Have you read any of my choices? What have been your favourite books so far this year? Also, please link in the comments below if you have taken part in this week’s TTT topic too.

New Read: Headline Murder

After being on my autumn and winter to-be-read lists without success, I finally got round to reading Headline Murder by new-to-me author, Peter Bartram, at the end of spring. This is the first book in Bartram’s Crampton of The Chronicle crime, mystery series.

It’s August 1962, and Colin Crampton, a crime reporter for the Brighton Evening Chronicle, is desperate for a front-page story, when he receives a tip-off about the disappearance of the owner of the seafront’s crazy-golf, Arnold Trumper. On further investigation, Crampton scents a scoop as he discovers that Trumper’s vanishing act is possibly linked to an unsolved murder and dodgy property deals. However some powerful and dangerous people are determined Crampton should not discover the truth, so he will need to use every journalist trick in the book if he is to land this exclusive.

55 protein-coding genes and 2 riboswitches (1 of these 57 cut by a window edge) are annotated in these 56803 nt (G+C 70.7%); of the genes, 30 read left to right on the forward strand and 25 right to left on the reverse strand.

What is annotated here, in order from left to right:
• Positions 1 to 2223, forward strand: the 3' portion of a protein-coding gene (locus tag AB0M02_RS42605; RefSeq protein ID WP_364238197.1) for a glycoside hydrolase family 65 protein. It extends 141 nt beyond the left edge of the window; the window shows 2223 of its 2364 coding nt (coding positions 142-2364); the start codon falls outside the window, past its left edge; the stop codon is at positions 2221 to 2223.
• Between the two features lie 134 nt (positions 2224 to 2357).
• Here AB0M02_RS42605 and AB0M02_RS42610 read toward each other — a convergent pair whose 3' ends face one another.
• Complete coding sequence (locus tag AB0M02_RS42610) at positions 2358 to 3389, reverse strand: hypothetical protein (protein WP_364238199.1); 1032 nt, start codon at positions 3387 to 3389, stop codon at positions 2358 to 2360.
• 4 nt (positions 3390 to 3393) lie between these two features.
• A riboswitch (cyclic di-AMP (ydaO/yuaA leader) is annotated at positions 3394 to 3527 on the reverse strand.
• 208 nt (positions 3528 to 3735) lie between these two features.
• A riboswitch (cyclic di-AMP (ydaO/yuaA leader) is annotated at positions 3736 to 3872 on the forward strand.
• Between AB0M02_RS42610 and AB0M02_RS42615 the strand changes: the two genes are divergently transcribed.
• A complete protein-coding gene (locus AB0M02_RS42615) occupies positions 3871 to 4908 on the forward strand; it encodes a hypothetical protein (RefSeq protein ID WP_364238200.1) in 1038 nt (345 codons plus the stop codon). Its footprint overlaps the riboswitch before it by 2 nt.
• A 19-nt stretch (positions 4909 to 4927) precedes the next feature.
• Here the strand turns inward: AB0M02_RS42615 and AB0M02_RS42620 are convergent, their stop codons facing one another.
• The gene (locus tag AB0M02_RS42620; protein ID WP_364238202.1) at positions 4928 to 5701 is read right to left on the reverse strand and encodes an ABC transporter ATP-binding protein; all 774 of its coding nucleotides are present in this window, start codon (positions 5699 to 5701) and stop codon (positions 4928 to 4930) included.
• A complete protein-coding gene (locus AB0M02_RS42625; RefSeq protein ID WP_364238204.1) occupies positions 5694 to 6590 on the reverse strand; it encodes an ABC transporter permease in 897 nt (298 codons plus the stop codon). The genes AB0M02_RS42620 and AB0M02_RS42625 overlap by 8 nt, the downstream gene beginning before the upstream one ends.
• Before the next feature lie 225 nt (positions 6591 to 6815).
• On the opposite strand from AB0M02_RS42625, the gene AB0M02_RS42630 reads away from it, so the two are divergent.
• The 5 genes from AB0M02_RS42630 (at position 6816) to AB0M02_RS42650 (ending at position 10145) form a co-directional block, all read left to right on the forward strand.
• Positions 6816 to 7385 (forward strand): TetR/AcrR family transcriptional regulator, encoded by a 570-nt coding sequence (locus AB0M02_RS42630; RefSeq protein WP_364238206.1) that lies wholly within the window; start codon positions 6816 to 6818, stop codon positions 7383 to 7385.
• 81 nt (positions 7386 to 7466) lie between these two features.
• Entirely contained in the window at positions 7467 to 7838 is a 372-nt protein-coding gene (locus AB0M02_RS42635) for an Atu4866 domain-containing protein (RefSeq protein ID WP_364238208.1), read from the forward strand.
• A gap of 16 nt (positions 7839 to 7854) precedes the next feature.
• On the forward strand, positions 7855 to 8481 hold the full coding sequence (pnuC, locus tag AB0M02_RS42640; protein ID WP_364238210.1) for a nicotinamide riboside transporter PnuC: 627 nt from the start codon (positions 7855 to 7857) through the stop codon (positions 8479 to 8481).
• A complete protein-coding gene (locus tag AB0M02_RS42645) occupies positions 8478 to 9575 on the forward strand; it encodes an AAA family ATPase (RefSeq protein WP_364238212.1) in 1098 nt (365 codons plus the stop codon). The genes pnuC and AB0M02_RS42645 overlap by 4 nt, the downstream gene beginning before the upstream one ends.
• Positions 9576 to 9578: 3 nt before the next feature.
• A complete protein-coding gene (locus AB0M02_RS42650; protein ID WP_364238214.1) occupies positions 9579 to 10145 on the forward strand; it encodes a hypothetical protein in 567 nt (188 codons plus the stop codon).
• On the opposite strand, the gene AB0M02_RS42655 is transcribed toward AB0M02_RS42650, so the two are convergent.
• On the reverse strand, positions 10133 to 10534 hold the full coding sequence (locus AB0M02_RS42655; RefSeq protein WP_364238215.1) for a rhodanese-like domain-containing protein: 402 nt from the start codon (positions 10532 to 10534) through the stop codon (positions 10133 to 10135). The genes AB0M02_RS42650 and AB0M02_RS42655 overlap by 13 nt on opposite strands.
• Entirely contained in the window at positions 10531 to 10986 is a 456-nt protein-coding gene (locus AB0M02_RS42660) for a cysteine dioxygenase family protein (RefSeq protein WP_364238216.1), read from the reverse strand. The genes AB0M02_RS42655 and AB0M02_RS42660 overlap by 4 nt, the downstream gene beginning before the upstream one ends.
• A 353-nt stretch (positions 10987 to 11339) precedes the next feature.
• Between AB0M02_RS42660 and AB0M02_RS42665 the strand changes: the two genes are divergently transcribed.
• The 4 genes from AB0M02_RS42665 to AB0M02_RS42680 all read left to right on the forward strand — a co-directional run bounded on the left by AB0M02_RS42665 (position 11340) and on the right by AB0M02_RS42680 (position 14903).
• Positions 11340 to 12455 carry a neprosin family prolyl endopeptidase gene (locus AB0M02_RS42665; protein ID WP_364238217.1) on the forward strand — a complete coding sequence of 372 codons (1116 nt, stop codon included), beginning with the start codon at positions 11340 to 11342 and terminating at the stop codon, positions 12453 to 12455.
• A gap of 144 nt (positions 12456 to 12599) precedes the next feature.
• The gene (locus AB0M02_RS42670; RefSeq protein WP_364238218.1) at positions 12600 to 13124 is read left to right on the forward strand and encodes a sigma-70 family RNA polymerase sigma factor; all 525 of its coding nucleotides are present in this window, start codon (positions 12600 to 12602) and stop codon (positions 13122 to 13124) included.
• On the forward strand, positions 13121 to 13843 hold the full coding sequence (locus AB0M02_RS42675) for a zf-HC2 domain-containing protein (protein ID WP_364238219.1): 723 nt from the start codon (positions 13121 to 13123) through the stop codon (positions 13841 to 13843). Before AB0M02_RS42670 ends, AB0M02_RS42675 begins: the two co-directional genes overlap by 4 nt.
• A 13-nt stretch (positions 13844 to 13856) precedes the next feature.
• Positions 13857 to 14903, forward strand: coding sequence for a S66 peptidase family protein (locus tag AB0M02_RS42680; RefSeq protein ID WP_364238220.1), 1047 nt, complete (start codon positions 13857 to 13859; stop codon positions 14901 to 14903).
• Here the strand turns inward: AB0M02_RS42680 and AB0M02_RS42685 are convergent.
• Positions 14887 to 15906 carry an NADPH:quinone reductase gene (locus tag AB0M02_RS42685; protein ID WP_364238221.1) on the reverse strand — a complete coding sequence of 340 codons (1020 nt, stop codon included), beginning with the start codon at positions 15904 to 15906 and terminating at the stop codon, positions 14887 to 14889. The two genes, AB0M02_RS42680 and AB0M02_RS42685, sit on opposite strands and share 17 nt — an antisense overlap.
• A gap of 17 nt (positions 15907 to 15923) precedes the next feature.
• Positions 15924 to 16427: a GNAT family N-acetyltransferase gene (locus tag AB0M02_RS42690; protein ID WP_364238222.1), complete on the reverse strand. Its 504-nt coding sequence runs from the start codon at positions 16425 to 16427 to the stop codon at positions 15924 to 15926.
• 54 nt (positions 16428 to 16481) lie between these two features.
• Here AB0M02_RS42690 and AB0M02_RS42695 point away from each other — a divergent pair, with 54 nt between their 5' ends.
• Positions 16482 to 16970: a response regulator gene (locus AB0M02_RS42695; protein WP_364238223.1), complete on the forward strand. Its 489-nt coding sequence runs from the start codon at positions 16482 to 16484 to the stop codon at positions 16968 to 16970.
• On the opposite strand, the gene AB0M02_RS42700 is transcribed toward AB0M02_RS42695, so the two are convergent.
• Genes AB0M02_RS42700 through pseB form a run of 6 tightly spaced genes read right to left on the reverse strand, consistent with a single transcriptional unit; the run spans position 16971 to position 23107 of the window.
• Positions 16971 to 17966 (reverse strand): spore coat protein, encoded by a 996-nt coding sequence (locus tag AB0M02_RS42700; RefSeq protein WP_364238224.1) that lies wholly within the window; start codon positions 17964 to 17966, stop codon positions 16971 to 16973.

What follows is a very British murder mystery, with twists, turns, colourful characters and a good dash of humour too. All of which befits a story set in Brighton: one of Britain’s coolest, trend-setting towns. Plus Bartram took me back and brilliant evoked the time and style of the swinging sixties – like two of my favourite crime dramas, Endeavour and Inspector George Gently – with its classic cars, well-cut suits, pop music, food and smoky pubs! So I was pretty much in setting heaven! And while there is a dark, realistic edge to this, there is no gratuitous blood or gore, which makes this perfect for those, like me, who prefer lighter murder mysteries.

We follow all the fast-paced action and unravelling plot through the eyes of our protagonist, Colin Crampton, a dedicated – if sometimes rather cocky – local reporter. Who is willing to go the miles, even risking personal grief and putting himself in danger to finally solve this mystery and get his story. I must say I became very fond of our reporter, especially seeing him get up to all kinds of mischief while on the case, which also leads to romantic strife with his feisty Aussie girlfriend, Shirley!